The Corner

Congress’s Chance to Take on Corporate Welfare

In the last two days, the Washington Examiner’s brave Tim Carney has been reporting live from the Ex-Im Bank conference. It means that he had to sit through sessions where he  heard both former president Bill Clinton and Chicago Mayor Rahm Emmanuel rationalize how they could be simultaneously in favor of free trade and of export subsidies. (Better him than me. Go Tim go!)

The Ex-Im Bank is such an infuriating program that this morning I have yet another piece making the case that Congress must abolish it. The head of the program yesterday argued, for instance, that giving money to big exporters isn’t corporate welfare. It isn’t even a subsidy. Really? Here are some facts:

  • Ex-Im data shows that Bank activity is highly concentrated in certain industries — primarily aviation, oil-and-gas exploration, and manufacturing.

  • The aircraft industry alone benefited from 78 loans and guarantees worth $12.6 billion, or 39 percent of all transactions in 2011.

  • 82 percent of Bank funds go to a handful of America’s largest exporters.

  • Of the $32.7 billion in fiscal 2011 appropriations, Boeing alone benefited from 49 separate Ex-Im Bank deals worth $10.8 billion. This has been the case for decades.

  • The number of clients lobbying Ex-Im increased from 23 in 2008 to 57 in 2011.

  • The number of companies whose products were purchased with borrowed funds guaranteed by the Bank has grown from 647 in 2007 to 789 in 2011 — a 22 percent increase.

And of course the argument that, without the Bank, U.S. exports would suffer greatly is bogus. #more#The Ex-Im Bank is a mere footnote in the overall export market. As Sallie James of Cato notes, “the $34.4 billion of U.S. exports supported by the Ex-Im Bank in FY 2010 represents less than 2 percent of the $1.8 trillion worth of all U.S. goods and services exports in calendar year 2010.”

Also, if the Bank is as profitable has it claims to be, why won’t private lenders step in to fund US exports? Oh but wait, they do, as James’ data shows.

Finally, Dan Mitchell reports on his blog a few days ago that, as is the case in many government agencies, lobbyists will do whatever it takes to get money for the their programs. One way to do it is to pay off directly or indirectly the people who are making the decisions about how to spend taxpayers’ dollars:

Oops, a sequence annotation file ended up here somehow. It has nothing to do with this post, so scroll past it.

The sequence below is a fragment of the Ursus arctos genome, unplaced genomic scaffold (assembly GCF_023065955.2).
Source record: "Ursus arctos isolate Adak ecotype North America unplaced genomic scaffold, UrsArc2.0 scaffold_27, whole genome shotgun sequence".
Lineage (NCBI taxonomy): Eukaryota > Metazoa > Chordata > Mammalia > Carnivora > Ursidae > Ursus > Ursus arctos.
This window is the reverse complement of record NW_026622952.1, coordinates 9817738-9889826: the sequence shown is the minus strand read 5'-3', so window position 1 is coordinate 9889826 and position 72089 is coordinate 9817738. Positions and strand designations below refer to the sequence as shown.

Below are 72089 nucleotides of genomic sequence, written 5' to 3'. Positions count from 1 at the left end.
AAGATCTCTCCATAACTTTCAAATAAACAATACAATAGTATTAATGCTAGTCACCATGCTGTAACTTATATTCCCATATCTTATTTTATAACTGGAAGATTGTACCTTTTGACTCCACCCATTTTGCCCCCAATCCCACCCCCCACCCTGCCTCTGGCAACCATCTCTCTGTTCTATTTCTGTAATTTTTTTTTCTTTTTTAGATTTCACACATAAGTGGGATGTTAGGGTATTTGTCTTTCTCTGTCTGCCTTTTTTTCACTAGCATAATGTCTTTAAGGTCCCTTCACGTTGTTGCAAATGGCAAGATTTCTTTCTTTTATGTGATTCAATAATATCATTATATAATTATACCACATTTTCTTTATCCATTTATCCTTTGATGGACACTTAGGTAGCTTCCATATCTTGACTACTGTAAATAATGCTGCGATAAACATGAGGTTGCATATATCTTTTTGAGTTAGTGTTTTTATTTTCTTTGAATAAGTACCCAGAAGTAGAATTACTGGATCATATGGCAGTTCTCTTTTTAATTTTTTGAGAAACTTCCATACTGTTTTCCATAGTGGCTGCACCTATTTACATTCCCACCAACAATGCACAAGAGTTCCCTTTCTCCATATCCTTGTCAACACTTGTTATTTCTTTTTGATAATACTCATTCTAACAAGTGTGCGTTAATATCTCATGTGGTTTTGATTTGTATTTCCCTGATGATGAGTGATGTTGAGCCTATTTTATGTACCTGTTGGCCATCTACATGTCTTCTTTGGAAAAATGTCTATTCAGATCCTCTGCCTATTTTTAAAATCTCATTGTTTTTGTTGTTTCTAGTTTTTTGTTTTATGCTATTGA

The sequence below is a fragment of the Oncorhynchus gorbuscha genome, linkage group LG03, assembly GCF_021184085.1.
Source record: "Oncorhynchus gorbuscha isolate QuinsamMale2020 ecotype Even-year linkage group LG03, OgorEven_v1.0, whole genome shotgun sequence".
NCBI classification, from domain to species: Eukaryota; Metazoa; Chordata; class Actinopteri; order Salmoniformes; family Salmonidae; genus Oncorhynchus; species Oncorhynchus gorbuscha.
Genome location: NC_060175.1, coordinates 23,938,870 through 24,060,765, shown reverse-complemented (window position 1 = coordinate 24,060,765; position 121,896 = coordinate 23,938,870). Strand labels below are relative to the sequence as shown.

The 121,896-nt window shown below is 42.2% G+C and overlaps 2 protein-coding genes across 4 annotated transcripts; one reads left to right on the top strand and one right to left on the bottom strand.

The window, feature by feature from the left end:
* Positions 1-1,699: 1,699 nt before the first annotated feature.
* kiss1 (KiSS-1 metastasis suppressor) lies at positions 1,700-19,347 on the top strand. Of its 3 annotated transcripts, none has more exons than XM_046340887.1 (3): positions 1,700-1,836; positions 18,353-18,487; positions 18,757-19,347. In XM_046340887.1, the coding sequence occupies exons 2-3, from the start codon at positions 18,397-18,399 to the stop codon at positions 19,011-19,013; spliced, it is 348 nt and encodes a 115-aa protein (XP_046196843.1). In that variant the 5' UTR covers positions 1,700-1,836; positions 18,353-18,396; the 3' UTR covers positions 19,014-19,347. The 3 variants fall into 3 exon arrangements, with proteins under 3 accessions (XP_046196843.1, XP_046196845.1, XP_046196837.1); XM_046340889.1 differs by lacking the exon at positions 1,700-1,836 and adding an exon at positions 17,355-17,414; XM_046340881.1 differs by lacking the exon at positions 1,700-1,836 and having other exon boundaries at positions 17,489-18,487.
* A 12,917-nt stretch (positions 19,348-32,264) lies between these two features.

Here’s another example, explicitly showing how big business and big government get in bed together to rape and pillage taxpayers. The sleazy details have been reported by Bloomberg.

“Exxon Mobil Corp. and its partners in a $15 billion Papua New Guinea gas project last year paid the travel expenses for employees of the U.S. Export-Import Bank as it considered whether to help fund the venture. The four workers ran up $97,367 in bills traveling to London, Tokyo and the South Pacific, according to data compiled by the bank. They flew business class, viewed the project’s route by chartered aircraft and were entertained by costumed villagers. Eleven months later, the bank approved $3 billion in financing for the liquefied natural gas facility, the biggest transaction in the agency’s 75 years.”

What does it say about the American capitalist system that a growing number of companies get propped up by the government? It says that interest groups and lawmakers’ willingness to cater to them has radically changed American governance for the worst. Today, Congress has become a tool to American numerous interest groups.

Congress, it’s time to do the right thing: Abolish the Ex-Im Bank.

My piece is here. Some of my posts on the issues are here. Also read Tim Carney’s piece from yesterday here, and cry.

Here is the chart:

Veronique de Rugy — Veronique de Rugy is a senior research fellow at the Mercatus Center at George Mason University.

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